Teaching and learning

Part-time Study

Part-time students complete the full-time programme over 27 months. There are NO evening or weekend course units available on the part-time programme, therefore if you are considering taking a programme on a part-time basis, you should discuss the requirements with the Programme Director and seek approval from your employer to have the relevant time off. Timetabling information is normally available from late August from the Programme Administrator and you will have the opportunity to discuss course unit choices during induction week with the Programme Director.

Coursework and assessment

The taught elements of the programme, carrying 120 credits overall is continuously assessed by a variety of methods (project based reports, essays), involving largely individual submissions, but also elements of group work.

Participants must also complete a 12,000-15,000 word dissertation on a topic of their choice approved by the Programme Directors. Students are encouraged to base their dissertations on topics of direct professional concern to themselves.

Facilities

The Arthur Lewis Building provides excellent resources including analytical laboratories, studio facilities, workshops, seminar rooms, an on-site cafe and dedicated computer clusters including GIS facilities.

Disability support

Practical support and advice for current students and applicants is available from the Disability Advisory and Support Service. Email:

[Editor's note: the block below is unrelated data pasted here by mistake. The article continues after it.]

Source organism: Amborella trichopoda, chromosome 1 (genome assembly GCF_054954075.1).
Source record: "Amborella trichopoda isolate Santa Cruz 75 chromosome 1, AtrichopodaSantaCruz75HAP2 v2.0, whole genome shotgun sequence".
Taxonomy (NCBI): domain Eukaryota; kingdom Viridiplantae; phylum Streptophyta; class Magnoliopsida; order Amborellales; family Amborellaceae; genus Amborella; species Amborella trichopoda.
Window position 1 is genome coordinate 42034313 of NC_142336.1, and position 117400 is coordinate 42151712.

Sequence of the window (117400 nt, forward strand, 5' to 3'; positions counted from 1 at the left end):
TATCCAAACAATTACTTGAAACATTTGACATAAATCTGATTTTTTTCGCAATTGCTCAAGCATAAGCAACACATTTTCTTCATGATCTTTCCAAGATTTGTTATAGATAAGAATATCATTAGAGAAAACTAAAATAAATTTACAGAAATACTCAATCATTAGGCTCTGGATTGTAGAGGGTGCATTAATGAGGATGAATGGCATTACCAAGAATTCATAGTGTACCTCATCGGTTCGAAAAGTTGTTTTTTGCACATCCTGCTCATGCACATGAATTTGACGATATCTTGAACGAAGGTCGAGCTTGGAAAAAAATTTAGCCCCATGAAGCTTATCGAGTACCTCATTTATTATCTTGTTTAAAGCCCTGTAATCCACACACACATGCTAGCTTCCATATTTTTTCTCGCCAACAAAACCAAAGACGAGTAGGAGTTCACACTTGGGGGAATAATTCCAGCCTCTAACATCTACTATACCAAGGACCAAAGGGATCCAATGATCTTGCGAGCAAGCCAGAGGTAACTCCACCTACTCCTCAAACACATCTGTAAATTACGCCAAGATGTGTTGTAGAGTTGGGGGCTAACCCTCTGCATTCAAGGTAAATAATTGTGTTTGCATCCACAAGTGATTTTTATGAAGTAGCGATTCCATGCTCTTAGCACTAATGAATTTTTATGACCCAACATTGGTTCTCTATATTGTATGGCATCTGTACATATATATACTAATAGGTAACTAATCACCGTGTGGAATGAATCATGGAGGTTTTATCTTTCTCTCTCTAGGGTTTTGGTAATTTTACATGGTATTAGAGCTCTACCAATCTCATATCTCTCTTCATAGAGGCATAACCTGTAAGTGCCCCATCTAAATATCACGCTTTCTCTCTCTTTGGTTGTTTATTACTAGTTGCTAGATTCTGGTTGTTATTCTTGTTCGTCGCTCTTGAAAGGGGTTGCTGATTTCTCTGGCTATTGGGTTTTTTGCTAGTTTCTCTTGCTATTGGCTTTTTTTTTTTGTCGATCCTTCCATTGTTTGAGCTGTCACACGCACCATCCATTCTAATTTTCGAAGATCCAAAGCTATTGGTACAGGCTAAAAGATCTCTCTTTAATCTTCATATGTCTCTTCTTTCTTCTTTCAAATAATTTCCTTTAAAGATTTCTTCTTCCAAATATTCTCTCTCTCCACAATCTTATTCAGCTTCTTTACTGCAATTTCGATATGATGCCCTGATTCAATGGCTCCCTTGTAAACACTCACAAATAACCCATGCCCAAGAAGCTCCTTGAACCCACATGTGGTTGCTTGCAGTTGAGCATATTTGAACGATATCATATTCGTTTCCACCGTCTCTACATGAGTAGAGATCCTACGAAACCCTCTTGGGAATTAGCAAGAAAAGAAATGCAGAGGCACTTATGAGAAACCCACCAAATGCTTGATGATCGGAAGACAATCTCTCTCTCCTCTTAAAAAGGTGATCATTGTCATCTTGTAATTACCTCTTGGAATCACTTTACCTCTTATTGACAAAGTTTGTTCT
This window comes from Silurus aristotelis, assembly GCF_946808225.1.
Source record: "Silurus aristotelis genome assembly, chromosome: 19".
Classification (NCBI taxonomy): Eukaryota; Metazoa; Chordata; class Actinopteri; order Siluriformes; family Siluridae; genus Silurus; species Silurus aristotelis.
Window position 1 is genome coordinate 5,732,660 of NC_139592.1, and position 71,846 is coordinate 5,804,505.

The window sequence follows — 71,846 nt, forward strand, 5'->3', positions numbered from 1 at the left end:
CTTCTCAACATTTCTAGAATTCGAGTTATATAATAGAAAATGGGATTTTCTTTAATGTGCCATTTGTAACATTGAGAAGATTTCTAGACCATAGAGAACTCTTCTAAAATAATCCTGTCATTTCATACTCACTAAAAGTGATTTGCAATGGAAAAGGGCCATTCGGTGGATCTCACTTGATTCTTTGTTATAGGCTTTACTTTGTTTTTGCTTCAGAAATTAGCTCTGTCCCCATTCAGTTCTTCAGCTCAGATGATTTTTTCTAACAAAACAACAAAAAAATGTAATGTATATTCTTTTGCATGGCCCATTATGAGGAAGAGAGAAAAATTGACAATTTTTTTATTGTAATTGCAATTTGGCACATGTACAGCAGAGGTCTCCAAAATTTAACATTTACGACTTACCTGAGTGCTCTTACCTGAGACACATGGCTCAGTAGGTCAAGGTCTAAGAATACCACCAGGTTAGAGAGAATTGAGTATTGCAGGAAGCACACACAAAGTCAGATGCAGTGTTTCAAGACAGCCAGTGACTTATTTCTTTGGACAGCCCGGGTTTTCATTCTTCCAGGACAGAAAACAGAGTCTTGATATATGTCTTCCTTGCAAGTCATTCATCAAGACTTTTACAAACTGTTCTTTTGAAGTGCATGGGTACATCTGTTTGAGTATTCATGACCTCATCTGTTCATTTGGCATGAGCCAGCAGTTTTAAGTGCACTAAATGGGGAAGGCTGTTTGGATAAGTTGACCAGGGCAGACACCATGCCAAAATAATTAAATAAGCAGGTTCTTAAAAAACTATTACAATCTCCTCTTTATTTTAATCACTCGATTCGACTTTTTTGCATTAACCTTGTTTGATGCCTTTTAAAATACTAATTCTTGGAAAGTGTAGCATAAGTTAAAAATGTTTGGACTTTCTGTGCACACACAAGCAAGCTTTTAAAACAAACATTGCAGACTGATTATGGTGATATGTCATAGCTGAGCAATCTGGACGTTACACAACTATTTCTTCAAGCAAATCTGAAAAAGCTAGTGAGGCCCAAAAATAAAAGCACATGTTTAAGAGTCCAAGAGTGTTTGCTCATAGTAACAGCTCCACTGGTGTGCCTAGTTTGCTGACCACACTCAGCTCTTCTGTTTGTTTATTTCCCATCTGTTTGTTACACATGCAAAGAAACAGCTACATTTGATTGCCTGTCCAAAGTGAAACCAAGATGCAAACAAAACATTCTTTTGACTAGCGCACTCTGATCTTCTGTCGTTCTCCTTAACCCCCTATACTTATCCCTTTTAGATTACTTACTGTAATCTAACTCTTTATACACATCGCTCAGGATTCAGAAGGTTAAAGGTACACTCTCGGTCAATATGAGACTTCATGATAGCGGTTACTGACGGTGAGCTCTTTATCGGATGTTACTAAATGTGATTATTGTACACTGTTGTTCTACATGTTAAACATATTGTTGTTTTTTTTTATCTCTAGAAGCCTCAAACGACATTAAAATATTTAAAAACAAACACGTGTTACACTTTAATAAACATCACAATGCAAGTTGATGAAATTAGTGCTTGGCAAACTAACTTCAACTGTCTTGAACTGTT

Career opportunities

This course will prepare you for employment in a range of development-related fields, including research, policy and practice. A wide range of transferable skills will be developed, including analytical and professional skills. Many of our alumni have gone onto careers in public service, the NGO/charitable and private sectors at national and international levels, as policy officers, managers, consultants or development practitioners - while others have pursued further academic study leading to a PhD and academic careers. Since its foundation, GDI has trained over 7000 individuals from 170 different countries.



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This programme enables you to study development with a specific focus on poverty and inequality, both key aspects of current development policy discourse. Read more

This programme enables you to study development with a specific focus on poverty and inequality, both key aspects of current development policy discourse. Issues examined include: definitions and indicators of poverty, inequality and development; causes of poverty and inequality; poverty reduction strategies; cross-cutting issues such as gender and conflict; practical policy, programme and research skills.